Carroll School of Management
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Institutional Affiliation: Boston College
NBER Working Papers and Publications
|December 2016||Activism, Strategic Trading, and Liquidity|
with , , , : w22893
We analyze dynamic trading by an activist investor who can expend costly effort to affect firm value. We obtain the equilibrium in closed form for a general activism technology, including both binary and continuous outcomes. Variation in parameters can produce either positive or negative relations between market liquidity and economic efficiency, depending on the activism technology and model parameters. Two results that contrast with the previous literature are that (a) the relation between market liquidity and economic efficiency is independent of the activist's initial stake for a broad set of activism technologies and (b) an increase in noise trading can reduce market liquidity, because it increases uncertainty about the activist's trades (the activist trades in the opposite direction ...
Published: Kerry Back & Pierre Collin‐Dufresne & Vyacheslav Fos & Tao Li & Alexander Ljungqvist, 2018. "Activism, Strategic Trading, and Liquidity," Econometrica, Econometric Society, vol. 86(4), pages 1431-1463, July. citation courtesy of
|November 2013||Moral Hazard, Informed Trading, and Stock Prices|
with : w19619
We analyze a model of informed trading where an activist shareholder accumulates shares in an anonymous market and then expends costly effort to increase the firm value. We find that equilibrium prices are affected by the position accumulated by the activist, because the level of effort undertaken is increasing in the size of his acquired position. In equilibrium, price impact has two components: one due to asymmetric information (as in the seminal Kyle (1985) model) and one due to moral hazard (a new source of illiquidity). Price impact is higher the more severe the moral hazard problem, which corresponds to a more productive activist. We thus obtain a trade-off: with more noise trading (less `price efficiency') the activist can build up a larger stake, which leads to more effort expend...
|October 2012||Do prices reveal the presence of informed trading?|
with : w18452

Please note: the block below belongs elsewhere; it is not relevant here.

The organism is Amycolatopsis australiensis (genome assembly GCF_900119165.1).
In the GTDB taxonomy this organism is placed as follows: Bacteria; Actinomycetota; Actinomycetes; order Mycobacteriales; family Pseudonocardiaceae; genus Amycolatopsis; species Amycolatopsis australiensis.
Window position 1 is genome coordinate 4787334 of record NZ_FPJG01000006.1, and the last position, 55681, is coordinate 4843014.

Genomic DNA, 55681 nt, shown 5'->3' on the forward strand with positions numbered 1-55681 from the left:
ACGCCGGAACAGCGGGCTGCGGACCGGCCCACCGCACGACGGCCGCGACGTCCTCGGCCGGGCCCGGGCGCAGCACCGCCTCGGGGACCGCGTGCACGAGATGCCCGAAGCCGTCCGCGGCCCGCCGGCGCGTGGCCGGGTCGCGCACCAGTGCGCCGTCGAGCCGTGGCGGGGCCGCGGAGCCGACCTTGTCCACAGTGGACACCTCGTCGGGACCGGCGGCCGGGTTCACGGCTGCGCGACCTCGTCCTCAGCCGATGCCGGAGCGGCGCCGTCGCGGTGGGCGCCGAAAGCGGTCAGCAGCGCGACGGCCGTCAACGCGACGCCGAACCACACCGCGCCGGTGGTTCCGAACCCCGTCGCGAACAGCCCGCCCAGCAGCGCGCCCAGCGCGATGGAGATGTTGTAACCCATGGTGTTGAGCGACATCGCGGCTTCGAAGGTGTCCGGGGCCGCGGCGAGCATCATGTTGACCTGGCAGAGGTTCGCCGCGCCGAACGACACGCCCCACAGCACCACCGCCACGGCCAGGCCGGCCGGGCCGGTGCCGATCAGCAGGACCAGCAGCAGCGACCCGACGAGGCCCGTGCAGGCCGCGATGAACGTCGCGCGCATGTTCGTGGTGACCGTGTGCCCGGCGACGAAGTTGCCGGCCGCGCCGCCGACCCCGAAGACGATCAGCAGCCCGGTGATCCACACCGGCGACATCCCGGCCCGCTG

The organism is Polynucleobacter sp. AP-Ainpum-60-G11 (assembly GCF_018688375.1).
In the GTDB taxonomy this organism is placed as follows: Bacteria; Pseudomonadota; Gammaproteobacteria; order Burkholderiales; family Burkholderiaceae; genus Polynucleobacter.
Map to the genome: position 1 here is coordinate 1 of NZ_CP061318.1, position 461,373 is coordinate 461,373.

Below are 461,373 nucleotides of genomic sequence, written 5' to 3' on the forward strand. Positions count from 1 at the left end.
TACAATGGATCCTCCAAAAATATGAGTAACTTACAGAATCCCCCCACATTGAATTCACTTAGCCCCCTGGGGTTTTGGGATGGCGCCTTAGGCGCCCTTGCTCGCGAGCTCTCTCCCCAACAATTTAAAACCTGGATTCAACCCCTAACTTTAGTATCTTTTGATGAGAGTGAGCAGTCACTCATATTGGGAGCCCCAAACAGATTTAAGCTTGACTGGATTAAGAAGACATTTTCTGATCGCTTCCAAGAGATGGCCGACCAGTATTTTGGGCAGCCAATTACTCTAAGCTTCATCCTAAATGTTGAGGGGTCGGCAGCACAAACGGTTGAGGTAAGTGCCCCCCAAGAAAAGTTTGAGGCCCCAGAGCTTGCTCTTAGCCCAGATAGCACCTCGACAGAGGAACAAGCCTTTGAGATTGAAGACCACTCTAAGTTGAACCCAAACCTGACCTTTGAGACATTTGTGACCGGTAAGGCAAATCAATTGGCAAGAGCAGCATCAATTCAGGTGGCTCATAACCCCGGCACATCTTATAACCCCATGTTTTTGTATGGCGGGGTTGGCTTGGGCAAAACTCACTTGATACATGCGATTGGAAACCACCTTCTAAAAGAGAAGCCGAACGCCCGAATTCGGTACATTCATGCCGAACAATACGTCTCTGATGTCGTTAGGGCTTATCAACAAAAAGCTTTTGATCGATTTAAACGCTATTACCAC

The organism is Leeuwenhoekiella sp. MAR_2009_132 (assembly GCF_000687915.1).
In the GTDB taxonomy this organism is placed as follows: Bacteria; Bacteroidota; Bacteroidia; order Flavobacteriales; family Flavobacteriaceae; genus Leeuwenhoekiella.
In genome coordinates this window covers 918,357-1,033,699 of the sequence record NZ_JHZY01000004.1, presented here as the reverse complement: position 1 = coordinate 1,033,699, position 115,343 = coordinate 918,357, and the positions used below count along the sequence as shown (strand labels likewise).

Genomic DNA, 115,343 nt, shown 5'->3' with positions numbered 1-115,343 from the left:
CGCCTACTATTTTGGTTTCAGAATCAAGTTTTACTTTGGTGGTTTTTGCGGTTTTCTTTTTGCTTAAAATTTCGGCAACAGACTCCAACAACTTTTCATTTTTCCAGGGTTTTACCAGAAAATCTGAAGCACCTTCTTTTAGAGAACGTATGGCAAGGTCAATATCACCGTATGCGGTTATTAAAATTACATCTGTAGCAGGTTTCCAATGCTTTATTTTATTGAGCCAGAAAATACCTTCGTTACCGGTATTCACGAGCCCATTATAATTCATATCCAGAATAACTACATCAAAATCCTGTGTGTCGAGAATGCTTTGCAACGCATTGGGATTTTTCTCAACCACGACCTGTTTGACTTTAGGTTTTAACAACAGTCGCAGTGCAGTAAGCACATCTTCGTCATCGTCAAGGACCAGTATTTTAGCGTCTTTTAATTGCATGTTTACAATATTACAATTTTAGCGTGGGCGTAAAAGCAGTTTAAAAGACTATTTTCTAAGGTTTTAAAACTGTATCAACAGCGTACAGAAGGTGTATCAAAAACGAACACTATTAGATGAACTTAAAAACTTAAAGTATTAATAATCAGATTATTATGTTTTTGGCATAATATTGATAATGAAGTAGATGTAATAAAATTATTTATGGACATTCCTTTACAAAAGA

Using a comprehensive sample of trades by Schedule 13D filers, who possess valuable private information when they accumulate stocks of targeted companies, this paper studies whether several liquidity measures reveal the presence of informed trading. The evidence suggests that when Schedule 13D filers trade aggressively, both high-frequency and low-frequency measures of stock liquidity indicate a higher stock liquidity. Importantly, measures that have been used as direct proxies for adverse selection, such the Kyle (1985) lambda, the Easley et al. (1996) pin measure, and the Amihud (2002) illiquidity measure, suggest that the adverse selection is lower when informed trading takes place. The evidence is consistent with informed traders being more aggressive when measured stock liquidity is h...
Published: Do Prices Reveal the Presence of Informed Trading? PIERRE COLLIN-DUFRESNE andVYACHESLAV FOS† Article first published online: 23 JUL 2015 DOI: 10.1111/jofi.12260 The Journal of Finance Volume 70, Issue 4, pages 1555–1582, August 2015
|Insider Trading, Stochastic Liquidity and Equilibrium Prices|
with : w18451
We extend Kyle's (1985) model of insider trading to the case where liquidity provided by noise traders follows a general stochastic process. Even though the level of noise trading volatility is observable, in equilibrium, measured price impact is stochastic. If noise trading volatility is mean-reverting, then the equilibrium price follows a multivariate 'stochastic bridge' process, which displays stochastic volatility. This is because insiders choose to optimally wait to trade more aggressively when noise trading activity is higher. In equilibrium, market makers anticipate this, and adjust prices accordingly. More private information is revealed when volatility is higher. In time series, insiders trade more aggressively, when measured price impact is lower. Therefore, execution costs to ...